Abstract: In this paper, we consider and propose a new duopoly model of cannibalization in which firms produce and sell two vertically differentiated products in the same market. We show that each firm produces the high-quality good more (less) than the low-quality good if the upper limit of taste of consumers is sufficiently high(not so high). Further, we find that the increase in the difference in quality between two goods leads to cannibalization, such that the high-quality goods keep out the low-quality goods from the market. Furthermore, we conduct a welfare analysis.
    Keywords: Multiproduct firm, Duopoly, Cannibalization
    JEL: D21 D43 L13 L15
    Date: 2013–02
  4. By: Benjamin Lester; Ludo Visschers; Ronald Wolthoff
    Abstract: In many markets, sellers advertise their good with an asking price. This is a price at which the seller is willing to take his good off the market and trade immediately, though it is understood that a buyer can submit an offer below the asking price and that this offer may be accepted if the seller receives no better offers. Despite their prevalence in a variety of real world markets, asking prices have received little attention in the academic literature. We construct an environment with a few simple, realistic ingredients and demonstrate that using an asking price is optimal: it is the pricing mechanism that maximizes sellers’ revenues and it implements the efficient outcome in equilibrium. We provide a complete characterization of this equilibrium and use it to explore the positive implications of this pricing mechanism for transaction prices and allocations.
    Keywords: Auctions ; Competition ; Markets
    Date: 2013
  5. By: Rosa Branca Esteves (Universidade do Minho - NIPE)
    Abstract: This paper is a first step in investigating the competitive and welfare effects of behaviourbased price discrimination (BBPD) in markets where firms have information to employ retention strategies as an attempt to raise barriers to switching. We focus on retention activity in the form of a discount offered to a consumer expressing an intention to switch. When save activity is allowed forward looking firms anticipate the effect of first period market share on second period profits and so they price more aggressively in the first-period. Thus, first period equilibrium price with BBPD and save activity is below its non-discrimination counterpart. This contrasts with first period price above the non-discrimination level if BBPD is used and save activity is forbidden. Regarding second period prices, retention discounts increase the price offered to those consumers who do not signal am intention to switch. The reverse happens to those consumer who decide to switch after being exposed to retention offers. As in other models where consumers have stable exogenous brand preferences, the instrument of behaviour based price discrimination is bad for profits and welfare but good for consumers. However, BBPD with the additional tool of retention activity boosts consumer surplus and overall welfare but decreases industry profit.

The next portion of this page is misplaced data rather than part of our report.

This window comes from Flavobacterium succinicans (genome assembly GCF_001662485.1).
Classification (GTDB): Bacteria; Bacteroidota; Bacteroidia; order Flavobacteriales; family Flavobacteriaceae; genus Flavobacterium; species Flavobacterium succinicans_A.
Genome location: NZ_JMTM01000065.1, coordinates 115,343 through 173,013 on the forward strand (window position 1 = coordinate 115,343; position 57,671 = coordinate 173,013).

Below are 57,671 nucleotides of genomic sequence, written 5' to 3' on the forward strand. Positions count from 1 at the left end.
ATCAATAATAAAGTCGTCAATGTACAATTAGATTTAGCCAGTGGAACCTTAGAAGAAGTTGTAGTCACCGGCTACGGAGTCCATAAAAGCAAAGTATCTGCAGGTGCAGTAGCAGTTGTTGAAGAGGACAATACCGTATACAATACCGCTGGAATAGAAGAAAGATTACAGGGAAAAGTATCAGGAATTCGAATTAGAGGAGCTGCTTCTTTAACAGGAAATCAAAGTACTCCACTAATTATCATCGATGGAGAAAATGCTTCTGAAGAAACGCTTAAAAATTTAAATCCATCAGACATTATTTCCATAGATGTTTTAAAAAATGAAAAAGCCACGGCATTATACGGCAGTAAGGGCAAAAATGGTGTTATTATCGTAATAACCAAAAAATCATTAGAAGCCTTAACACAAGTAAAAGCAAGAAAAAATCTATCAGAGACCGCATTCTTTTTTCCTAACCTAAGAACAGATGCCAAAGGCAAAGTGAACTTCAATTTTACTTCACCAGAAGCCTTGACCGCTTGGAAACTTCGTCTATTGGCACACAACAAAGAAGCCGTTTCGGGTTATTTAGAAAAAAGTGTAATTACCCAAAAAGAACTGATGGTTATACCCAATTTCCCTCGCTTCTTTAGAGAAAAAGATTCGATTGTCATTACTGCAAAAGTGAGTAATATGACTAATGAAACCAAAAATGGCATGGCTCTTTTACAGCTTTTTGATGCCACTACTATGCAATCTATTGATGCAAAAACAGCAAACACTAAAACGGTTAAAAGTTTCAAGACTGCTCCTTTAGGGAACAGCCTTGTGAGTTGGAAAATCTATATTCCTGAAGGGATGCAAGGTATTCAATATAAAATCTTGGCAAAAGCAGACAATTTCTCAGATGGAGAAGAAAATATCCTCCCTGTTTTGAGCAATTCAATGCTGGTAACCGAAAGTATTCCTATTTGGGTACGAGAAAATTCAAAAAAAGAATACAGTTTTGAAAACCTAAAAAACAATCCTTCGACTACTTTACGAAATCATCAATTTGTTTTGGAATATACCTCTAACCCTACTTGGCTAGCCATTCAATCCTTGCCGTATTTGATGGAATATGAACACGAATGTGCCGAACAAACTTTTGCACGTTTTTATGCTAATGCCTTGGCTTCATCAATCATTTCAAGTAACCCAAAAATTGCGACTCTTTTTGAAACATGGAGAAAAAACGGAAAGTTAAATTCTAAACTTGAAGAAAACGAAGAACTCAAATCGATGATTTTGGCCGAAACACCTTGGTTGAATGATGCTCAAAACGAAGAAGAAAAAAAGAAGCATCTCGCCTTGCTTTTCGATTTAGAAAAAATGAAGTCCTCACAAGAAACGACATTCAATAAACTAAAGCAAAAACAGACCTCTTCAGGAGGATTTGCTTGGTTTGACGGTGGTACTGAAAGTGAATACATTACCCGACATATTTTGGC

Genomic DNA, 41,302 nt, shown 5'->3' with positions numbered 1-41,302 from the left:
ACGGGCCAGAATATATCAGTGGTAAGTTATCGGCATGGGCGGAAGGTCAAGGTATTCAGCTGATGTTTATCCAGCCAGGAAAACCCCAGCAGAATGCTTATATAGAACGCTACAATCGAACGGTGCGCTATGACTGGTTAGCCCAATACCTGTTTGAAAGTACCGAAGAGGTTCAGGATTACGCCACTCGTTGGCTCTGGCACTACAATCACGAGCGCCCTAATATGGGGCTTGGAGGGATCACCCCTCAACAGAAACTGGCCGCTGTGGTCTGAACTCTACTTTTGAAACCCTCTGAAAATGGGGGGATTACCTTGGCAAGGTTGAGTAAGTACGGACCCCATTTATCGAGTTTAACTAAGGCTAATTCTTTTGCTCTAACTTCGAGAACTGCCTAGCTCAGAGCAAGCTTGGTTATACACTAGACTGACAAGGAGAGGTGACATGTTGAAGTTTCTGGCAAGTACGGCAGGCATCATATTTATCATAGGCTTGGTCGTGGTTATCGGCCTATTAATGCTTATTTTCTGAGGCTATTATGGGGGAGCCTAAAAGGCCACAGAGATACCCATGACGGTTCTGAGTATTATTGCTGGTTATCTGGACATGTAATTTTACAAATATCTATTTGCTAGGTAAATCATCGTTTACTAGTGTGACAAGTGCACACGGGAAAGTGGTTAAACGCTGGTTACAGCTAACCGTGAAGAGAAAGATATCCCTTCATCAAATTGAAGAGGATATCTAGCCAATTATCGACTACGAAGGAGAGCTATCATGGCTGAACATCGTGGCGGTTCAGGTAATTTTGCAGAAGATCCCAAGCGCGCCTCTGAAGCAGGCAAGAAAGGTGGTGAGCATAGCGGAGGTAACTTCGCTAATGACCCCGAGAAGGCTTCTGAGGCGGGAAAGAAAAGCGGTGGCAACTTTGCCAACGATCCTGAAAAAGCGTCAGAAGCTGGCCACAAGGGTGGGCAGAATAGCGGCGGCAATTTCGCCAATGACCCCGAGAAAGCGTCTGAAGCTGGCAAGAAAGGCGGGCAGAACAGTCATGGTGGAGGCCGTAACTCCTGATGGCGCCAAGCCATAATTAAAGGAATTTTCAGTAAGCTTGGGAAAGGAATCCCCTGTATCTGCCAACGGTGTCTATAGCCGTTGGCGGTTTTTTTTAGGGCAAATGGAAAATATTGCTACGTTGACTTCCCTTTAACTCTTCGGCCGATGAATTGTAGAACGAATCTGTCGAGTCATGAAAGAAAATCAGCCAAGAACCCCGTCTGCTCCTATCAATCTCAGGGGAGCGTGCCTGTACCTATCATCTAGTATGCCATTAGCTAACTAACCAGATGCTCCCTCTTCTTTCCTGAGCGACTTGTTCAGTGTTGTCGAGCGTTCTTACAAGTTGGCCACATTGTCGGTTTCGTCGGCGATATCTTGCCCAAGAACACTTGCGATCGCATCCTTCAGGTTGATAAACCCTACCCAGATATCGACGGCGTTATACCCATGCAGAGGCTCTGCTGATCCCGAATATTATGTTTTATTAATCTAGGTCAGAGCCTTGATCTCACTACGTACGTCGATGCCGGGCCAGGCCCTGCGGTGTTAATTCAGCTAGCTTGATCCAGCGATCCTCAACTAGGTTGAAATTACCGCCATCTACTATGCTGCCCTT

Date: 2013
  6. By: Gee Hee Hong; Nicholas Li
    Abstract: We examine the extent to which vertical and horizontal market structure can together explain incomplete retail pass-through. To answer this question, we use scanner data from a large U.S. retailer to estimate product level pass-through for three different vertical structures: national brands, private label goods not manufactured by the retailer and private label goods manufactured by the retailer. Our findings emphasize that accounting for the interaction of vertical and horizontal structure is important in understanding how market structure affects pass-through, as a reduction in double-marginalization can raise pass-through directly but can also reduce it indirectly by increasing market share.
    Keywords: Inflation and prices, Transmission of monetary policy
    JEL: E30 E31 L11 L16
    Date: 2013
  7. By: Laurent Granier (GATE Lyon Saint-Etienne - Groupe d'analyse et de théorie économique - CNRS : UMR5824 - Université Lumière - Lyon II - École Normale Supérieure - Lyon)